There are a lot of terms to sort through when looking for a new TV. One of the most common distinctions you’ll come across is QLED vs. OLED. While these two categories may seem almost identical initially, there’s a big difference between them.
Samsung’s QLED series and LG’s OLED TVs are some of the most popular smart TVs around, so knowing the differences between these technologies can help you make the best buying decision. When you understand what QLED and OLED actually mean, you’ll have an easier time deciding which is better for you.
What Does QLED Mean?
Let’s start with what QLED is. QLED stands for quantum light emitting diode, and it first appeared in TVs around 2017 with Samsung. The technology works like a standard LED TV, with hundreds or sometimes thousands of tiny LED lights projecting white light behind an LCD screen to give it more vibrant colors. The “quantum” part of QLED comes in with the addition of microscopic particles called quantum dots.
These quantum dots emit an entirely new color when under a light. QLED TVs use red and green quantum dots over a layer of blue LED lights to combine and produce an almost full-spectrum white light. That pure whiteness in the backlight means the colors of your TV screen are closer to what they should be.
The backlight in a regular LED TV is entirely white without these quantum dots. However, these white LEDs actually lean toward blue instead of pure white, so you don’t get as true a color display. The mixture of blue, green and red you get from quantum dots lets you enjoy your shows, movies and games closer to how they’re supposed to look.
What Does OLED Mean?
The next term to understand in the QLED vs. OLED dynamic is OLED, standing for organic light emitting diode. This is an entirely different technology than other LED TVs because these screens don’t use an LED backlight. Instead, the pixels themselves are tiny LED lights.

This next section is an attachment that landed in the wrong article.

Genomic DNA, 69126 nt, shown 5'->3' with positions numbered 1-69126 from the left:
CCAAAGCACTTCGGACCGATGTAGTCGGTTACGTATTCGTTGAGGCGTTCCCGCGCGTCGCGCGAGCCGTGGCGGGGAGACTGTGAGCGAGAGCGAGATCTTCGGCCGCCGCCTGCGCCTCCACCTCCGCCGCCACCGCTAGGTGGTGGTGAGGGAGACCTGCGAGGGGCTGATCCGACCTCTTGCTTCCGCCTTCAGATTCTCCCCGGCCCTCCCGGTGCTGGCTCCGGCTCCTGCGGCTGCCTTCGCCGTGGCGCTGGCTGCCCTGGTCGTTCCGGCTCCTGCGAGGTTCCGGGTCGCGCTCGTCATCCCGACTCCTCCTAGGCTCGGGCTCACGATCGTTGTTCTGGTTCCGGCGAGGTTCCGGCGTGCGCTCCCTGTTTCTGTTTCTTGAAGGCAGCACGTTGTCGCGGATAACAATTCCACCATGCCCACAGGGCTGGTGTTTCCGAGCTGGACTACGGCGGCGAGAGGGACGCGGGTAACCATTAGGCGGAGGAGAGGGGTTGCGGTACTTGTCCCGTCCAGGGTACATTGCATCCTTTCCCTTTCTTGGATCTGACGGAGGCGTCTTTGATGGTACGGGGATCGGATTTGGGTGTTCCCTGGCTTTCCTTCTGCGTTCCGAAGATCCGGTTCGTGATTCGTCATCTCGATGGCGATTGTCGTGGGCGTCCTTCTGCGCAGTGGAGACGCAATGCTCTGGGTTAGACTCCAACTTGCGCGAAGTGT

Instead of dimming part of a backlight, the pixels in an OLED TV turn off entirely to create black spaces. That creates darker blacks, bringing out other colors by contrast and offering a sharper definition. This remarkable definition makes these screens ideal for gaming, which is why you see them in things like the OLED Nintendo Switch and high-end smartphones.
The lack of a backlight also means these TVs get incredibly thin. It also gives them a faster refresh rate, which makes motion look better, especially for games.
QLED vs. OLED: Which Is Better?
Now that you know the difference between these two screen types, you may wonder which is better. As with many things, the winner of the QLED vs. OLED battle comes down to what you want and can afford.
In terms of picture quality, you can’t beat OLED’s true blacks and high refresh rate. However, these TVs also tend to be more expensive. Because almost all OLED TV screens come from one manufacturer, LG, you have fewer size options, too. There’s also a small risk of “OLED burn-in,” where a mark remains on the screen after long periods of static content, but this is unlikely on new TVs for most users.
QLED is the better choice if you’re looking for value for your money. While these TVs may not look quite as nice and are thicker, they’re more affordable and come in more sizes. There’s also no burn-in risk, and the backlight can give you brighter displays.
Find the Best TV for Your Needs
Overall, QLED TVs are best for visuals, while OLED TVs are more accessible and offer more bang for your buck. Understanding that starts with learning the technological differences between the two. Now that you have a grasp on the QLED vs. OLED dynamic, you can find the best TV for your needs and budget.
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